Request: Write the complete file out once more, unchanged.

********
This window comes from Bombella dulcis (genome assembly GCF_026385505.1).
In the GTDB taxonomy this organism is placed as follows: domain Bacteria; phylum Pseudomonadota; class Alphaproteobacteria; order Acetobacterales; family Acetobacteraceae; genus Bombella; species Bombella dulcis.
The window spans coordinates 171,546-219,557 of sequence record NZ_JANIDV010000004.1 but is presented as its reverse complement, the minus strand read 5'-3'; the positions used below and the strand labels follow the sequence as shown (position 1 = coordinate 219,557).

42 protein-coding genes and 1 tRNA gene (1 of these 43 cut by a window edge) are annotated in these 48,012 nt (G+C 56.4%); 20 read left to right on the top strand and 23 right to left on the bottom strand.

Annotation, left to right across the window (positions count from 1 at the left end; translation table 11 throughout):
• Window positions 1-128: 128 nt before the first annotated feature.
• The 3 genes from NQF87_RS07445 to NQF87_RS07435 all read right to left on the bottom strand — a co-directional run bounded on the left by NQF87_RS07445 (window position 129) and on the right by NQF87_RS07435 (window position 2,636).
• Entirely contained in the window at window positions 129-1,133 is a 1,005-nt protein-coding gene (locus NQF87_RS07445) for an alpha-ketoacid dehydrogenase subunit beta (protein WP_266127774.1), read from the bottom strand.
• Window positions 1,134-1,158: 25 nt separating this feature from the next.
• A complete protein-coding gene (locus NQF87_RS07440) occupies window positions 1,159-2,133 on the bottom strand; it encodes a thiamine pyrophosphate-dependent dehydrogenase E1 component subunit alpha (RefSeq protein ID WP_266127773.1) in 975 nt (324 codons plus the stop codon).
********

This window comes from Bombella dulcis (genome assembly GCF_026385505.1).
In the GTDB taxonomy this organism is placed as follows: domain Bacteria; phylum Pseudomonadota; class Alphaproteobacteria; order Acetobacterales; family Acetobacteraceae; genus Bombella; species Bombella dulcis.
The window spans coordinates 171,546-219,557 of sequence record NZ_JANIDV010000004.1 but is presented as its reverse complement, the minus strand read 5'-3'; the positions used below and the strand labels follow the sequence as shown (position 1 = coordinate 219,557).

42 protein-coding genes and 1 tRNA gene (1 of these 43 cut by a window edge) are annotated in these 48,012 nt (G+C 56.4%); 20 read left to right on the top strand and 23 right to left on the bottom strand.

Annotation, left to right across the window (positions count from 1 at the left end; translation table 11 throughout):
• Window positions 1-128: 128 nt before the first annotated feature.
• The 3 genes from NQF87_RS07445 to NQF87_RS07435 all read right to left on the bottom strand — a co-directional run bounded on the left by NQF87_RS07445 (window position 129) and on the right by NQF87_RS07435 (window position 2,636).
• Entirely contained in the window at window positions 129-1,133 is a 1,005-nt protein-coding gene (locus NQF87_RS07445) for an alpha-ketoacid dehydrogenase subunit beta (protein WP_266127774.1), read from the bottom strand.
• Window positions 1,134-1,158: 25 nt separating this feature from the next.
• A complete protein-coding gene (locus NQF87_RS07440) occupies window positions 1,159-2,133 on the bottom strand; it encodes a thiamine pyrophosphate-dependent dehydrogenase E1 component subunit alpha (RefSeq protein ID WP_266127773.1) in 975 nt (324 codons plus the stop codon).